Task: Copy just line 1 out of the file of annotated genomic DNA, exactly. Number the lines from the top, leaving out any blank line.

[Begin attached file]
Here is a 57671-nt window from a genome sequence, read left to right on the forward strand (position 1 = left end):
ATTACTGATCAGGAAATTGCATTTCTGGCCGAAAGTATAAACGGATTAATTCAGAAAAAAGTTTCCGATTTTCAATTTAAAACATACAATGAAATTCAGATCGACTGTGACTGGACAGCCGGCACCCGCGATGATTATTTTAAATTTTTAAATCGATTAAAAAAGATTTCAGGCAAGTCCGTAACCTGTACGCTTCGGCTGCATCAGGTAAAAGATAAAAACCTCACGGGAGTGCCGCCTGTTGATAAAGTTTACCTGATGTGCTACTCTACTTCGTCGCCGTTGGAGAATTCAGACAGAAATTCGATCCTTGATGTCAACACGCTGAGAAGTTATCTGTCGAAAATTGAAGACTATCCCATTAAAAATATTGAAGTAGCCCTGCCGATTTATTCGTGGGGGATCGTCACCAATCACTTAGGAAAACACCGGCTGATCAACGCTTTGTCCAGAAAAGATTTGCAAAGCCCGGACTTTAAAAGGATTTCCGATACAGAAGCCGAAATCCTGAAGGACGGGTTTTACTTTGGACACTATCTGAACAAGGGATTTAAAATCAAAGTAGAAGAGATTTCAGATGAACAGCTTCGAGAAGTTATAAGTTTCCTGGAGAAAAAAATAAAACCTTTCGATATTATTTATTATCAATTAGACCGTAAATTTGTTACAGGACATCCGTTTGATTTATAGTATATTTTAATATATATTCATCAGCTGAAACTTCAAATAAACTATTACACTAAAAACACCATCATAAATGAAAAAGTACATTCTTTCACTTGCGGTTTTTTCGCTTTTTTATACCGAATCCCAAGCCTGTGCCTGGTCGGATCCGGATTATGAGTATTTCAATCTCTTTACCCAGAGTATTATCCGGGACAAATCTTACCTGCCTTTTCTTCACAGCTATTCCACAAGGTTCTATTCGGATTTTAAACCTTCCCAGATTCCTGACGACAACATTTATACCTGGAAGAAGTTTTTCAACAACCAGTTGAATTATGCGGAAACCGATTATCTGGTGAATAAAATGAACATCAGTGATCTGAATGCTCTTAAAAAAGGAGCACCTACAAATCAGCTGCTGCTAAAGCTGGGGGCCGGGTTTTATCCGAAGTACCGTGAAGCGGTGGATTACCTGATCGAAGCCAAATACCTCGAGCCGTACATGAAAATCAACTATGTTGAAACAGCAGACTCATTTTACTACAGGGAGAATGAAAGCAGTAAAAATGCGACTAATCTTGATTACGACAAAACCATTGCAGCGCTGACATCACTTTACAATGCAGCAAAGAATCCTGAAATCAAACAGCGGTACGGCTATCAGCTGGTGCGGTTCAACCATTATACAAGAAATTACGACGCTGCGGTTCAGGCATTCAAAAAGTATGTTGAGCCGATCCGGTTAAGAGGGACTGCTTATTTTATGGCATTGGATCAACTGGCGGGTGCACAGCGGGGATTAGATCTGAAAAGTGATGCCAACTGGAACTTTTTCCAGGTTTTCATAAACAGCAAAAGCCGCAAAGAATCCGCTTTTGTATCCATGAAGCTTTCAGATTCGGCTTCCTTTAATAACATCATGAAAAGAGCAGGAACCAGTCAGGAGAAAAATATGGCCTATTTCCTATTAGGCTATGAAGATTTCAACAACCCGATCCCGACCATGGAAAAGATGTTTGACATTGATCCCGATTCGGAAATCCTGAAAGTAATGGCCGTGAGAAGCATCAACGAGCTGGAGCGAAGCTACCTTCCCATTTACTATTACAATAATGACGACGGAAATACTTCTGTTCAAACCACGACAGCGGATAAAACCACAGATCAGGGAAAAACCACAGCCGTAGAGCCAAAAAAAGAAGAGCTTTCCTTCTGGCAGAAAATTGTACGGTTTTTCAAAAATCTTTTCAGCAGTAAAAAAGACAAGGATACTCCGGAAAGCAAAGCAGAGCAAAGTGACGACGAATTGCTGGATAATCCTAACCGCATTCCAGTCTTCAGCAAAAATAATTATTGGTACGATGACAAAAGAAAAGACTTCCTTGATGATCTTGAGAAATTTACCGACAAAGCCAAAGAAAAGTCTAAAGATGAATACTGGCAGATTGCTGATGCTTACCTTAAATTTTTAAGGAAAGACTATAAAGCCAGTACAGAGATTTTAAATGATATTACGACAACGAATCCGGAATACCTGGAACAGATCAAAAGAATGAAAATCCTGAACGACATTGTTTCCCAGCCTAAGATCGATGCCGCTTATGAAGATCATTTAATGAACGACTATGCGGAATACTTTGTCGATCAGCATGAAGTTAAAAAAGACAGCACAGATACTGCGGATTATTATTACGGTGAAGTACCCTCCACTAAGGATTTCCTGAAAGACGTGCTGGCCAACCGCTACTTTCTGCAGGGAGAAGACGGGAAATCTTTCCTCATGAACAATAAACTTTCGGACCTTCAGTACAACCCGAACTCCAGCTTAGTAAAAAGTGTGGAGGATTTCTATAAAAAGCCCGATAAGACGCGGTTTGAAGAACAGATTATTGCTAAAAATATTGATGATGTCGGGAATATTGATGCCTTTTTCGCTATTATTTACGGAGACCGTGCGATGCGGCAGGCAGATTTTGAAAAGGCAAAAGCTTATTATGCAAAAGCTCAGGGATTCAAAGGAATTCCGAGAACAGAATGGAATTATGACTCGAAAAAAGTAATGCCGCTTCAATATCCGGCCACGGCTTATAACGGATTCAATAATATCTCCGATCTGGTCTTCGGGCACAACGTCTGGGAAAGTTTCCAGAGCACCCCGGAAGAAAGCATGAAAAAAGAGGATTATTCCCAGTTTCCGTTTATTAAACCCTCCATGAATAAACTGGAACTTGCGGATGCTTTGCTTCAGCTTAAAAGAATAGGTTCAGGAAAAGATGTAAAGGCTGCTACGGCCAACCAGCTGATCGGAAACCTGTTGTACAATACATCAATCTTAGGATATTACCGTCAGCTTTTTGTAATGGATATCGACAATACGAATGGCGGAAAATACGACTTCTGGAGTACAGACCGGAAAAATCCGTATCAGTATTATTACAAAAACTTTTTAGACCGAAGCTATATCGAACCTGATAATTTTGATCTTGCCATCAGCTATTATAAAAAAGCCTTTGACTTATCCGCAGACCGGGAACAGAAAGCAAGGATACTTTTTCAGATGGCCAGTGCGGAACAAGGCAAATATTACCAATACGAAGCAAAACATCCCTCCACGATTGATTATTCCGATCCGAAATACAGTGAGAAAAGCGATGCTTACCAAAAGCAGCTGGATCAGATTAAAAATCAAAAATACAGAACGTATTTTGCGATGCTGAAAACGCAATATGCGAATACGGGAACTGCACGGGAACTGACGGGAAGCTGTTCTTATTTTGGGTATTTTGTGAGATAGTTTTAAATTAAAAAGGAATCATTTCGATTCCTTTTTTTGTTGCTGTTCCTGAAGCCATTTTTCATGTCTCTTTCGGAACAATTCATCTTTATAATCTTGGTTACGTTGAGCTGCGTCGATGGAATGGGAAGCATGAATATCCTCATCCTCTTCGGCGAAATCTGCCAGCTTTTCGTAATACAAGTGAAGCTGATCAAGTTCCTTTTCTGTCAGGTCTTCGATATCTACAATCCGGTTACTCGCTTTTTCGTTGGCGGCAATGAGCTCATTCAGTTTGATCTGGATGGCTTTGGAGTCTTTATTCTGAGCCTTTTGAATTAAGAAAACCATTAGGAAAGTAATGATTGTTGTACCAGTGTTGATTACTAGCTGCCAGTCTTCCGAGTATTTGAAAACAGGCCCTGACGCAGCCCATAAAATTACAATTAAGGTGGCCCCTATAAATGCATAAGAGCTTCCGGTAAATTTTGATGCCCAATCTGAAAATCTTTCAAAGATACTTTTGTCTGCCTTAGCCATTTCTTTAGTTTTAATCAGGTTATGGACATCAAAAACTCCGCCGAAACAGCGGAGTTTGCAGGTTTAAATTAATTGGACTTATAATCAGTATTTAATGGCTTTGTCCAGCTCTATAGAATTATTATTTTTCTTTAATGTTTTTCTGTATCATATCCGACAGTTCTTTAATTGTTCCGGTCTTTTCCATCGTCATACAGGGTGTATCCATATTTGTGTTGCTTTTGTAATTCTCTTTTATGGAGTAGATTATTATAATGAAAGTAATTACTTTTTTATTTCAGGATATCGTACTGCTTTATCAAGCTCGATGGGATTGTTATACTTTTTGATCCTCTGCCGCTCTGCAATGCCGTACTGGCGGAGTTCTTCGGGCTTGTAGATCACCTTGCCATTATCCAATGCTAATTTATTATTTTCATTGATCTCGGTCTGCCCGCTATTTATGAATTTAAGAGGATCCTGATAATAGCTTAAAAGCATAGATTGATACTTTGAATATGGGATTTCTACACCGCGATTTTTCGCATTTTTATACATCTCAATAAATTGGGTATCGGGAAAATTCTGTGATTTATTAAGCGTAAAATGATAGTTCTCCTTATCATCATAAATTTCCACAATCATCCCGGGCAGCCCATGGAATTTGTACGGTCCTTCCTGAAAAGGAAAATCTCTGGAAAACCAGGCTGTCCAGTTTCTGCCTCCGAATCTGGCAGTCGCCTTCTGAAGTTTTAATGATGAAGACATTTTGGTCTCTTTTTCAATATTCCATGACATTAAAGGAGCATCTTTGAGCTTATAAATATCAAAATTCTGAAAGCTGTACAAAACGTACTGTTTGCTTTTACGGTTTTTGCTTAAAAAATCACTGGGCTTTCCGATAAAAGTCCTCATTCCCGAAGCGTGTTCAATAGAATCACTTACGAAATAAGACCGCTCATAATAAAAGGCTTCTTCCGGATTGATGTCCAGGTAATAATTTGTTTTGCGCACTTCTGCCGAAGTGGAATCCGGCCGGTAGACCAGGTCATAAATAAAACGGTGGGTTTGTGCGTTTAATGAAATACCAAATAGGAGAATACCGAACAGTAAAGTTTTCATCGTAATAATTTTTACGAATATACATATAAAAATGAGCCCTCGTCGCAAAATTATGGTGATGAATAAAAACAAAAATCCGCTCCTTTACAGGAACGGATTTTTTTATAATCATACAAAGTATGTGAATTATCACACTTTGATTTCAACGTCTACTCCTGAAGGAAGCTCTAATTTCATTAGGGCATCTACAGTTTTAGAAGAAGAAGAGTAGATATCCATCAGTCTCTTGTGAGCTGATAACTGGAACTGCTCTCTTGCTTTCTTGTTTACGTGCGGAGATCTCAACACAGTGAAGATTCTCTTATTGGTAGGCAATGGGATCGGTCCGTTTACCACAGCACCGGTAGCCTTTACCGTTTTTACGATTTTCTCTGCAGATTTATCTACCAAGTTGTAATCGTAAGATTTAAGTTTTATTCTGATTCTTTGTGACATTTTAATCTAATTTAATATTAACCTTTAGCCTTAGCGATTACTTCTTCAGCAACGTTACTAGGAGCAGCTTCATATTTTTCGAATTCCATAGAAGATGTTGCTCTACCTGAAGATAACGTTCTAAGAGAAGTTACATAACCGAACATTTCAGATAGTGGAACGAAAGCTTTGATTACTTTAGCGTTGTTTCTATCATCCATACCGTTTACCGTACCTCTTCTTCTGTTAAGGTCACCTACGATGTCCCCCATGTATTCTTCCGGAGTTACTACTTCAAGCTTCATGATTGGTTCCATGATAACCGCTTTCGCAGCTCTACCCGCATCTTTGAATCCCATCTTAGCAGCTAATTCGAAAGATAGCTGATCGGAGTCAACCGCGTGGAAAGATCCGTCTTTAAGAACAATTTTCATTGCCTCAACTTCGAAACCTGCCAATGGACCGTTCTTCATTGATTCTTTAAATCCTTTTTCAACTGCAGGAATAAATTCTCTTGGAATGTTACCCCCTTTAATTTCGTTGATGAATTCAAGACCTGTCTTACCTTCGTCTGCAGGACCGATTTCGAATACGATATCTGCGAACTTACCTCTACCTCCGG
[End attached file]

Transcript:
Here is a 57671-nt window from a genome sequence, read left to right on the forward strand (position 1 = left end):